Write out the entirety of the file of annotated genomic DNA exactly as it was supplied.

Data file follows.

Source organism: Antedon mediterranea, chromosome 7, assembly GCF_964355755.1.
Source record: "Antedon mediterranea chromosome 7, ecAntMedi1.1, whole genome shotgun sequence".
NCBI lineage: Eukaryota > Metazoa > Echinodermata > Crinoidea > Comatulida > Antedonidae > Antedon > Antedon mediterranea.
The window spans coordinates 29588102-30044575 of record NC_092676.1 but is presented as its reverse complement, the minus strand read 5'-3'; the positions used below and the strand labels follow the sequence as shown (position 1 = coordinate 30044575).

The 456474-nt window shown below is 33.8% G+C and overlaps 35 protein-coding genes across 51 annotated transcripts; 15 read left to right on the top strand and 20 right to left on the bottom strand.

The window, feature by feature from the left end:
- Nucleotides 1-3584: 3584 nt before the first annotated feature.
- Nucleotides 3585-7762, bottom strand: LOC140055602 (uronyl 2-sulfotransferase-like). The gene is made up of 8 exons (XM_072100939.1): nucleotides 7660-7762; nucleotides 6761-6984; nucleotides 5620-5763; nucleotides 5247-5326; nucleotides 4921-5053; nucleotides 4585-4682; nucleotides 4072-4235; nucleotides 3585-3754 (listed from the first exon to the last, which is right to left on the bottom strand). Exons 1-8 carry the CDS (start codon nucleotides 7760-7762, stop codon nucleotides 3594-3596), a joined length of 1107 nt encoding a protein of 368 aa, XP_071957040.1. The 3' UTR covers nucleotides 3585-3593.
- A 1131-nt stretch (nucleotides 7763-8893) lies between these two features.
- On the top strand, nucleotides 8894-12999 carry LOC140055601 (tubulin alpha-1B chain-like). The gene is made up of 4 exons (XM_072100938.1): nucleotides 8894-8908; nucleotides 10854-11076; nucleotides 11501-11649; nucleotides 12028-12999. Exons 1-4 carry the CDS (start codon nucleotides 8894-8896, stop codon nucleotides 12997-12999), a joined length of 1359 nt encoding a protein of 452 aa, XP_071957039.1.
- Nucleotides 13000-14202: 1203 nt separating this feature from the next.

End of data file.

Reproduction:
Source organism: Antedon mediterranea, chromosome 7, assembly GCF_964355755.1.
Source record: "Antedon mediterranea chromosome 7, ecAntMedi1.1, whole genome shotgun sequence".
NCBI lineage: Eukaryota > Metazoa > Echinodermata > Crinoidea > Comatulida > Antedonidae > Antedon > Antedon mediterranea.
The window spans coordinates 29588102-30044575 of record NC_092676.1 but is presented as its reverse complement, the minus strand read 5'-3'; the positions used below and the strand labels follow the sequence as shown (position 1 = coordinate 30044575).

The 456474-nt window shown below is 33.8% G+C and overlaps 35 protein-coding genes across 51 annotated transcripts; 15 read left to right on the top strand and 20 right to left on the bottom strand.

The window, feature by feature from the left end:
- Nucleotides 1-3584: 3584 nt before the first annotated feature.
- Nucleotides 3585-7762, bottom strand: LOC140055602 (uronyl 2-sulfotransferase-like). The gene is made up of 8 exons (XM_072100939.1): nucleotides 7660-7762; nucleotides 6761-6984; nucleotides 5620-5763; nucleotides 5247-5326; nucleotides 4921-5053; nucleotides 4585-4682; nucleotides 4072-4235; nucleotides 3585-3754 (listed from the first exon to the last, which is right to left on the bottom strand). Exons 1-8 carry the CDS (start codon nucleotides 7760-7762, stop codon nucleotides 3594-3596), a joined length of 1107 nt encoding a protein of 368 aa, XP_071957040.1. The 3' UTR covers nucleotides 3585-3593.
- A 1131-nt stretch (nucleotides 7763-8893) lies between these two features.
- On the top strand, nucleotides 8894-12999 carry LOC140055601 (tubulin alpha-1B chain-like). The gene is made up of 4 exons (XM_072100938.1): nucleotides 8894-8908; nucleotides 10854-11076; nucleotides 11501-11649; nucleotides 12028-12999. Exons 1-4 carry the CDS (start codon nucleotides 8894-8896, stop codon nucleotides 12997-12999), a joined length of 1359 nt encoding a protein of 452 aa, XP_071957039.1.
- Nucleotides 13000-14202: 1203 nt separating this feature from the next.